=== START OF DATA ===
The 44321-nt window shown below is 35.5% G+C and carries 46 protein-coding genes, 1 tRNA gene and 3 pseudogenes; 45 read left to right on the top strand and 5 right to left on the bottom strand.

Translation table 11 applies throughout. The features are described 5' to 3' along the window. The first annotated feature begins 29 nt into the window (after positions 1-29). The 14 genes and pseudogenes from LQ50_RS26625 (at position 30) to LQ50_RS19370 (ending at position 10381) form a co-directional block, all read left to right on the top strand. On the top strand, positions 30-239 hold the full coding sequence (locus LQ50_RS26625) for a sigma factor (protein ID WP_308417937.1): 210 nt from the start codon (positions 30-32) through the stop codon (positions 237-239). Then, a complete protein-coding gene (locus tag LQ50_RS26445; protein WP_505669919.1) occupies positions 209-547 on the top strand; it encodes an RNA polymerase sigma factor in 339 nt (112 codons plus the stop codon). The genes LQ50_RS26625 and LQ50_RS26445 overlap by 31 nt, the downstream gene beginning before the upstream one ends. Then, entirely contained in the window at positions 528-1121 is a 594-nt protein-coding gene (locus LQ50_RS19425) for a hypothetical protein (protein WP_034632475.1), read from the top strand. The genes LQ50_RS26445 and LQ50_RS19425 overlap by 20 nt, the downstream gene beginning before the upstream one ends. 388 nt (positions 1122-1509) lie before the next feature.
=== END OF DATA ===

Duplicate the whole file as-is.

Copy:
The 44321-nt window shown below is 35.5% G+C and carries 46 protein-coding genes, 1 tRNA gene and 3 pseudogenes; 45 read left to right on the top strand and 5 right to left on the bottom strand.

Translation table 11 applies throughout. The features are described 5' to 3' along the window. The first annotated feature begins 29 nt into the window (after positions 1-29). The 14 genes and pseudogenes from LQ50_RS26625 (at position 30) to LQ50_RS19370 (ending at position 10381) form a co-directional block, all read left to right on the top strand. On the top strand, positions 30-239 hold the full coding sequence (locus LQ50_RS26625) for a sigma factor (protein ID WP_308417937.1): 210 nt from the start codon (positions 30-32) through the stop codon (positions 237-239). Then, a complete protein-coding gene (locus tag LQ50_RS26445; protein WP_505669919.1) occupies positions 209-547 on the top strand; it encodes an RNA polymerase sigma factor in 339 nt (112 codons plus the stop codon). The genes LQ50_RS26625 and LQ50_RS26445 overlap by 31 nt, the downstream gene beginning before the upstream one ends. Then, entirely contained in the window at positions 528-1121 is a 594-nt protein-coding gene (locus LQ50_RS19425) for a hypothetical protein (protein WP_034632475.1), read from the top strand. The genes LQ50_RS26445 and LQ50_RS19425 overlap by 20 nt, the downstream gene beginning before the upstream one ends. 388 nt (positions 1122-1509) lie before the next feature.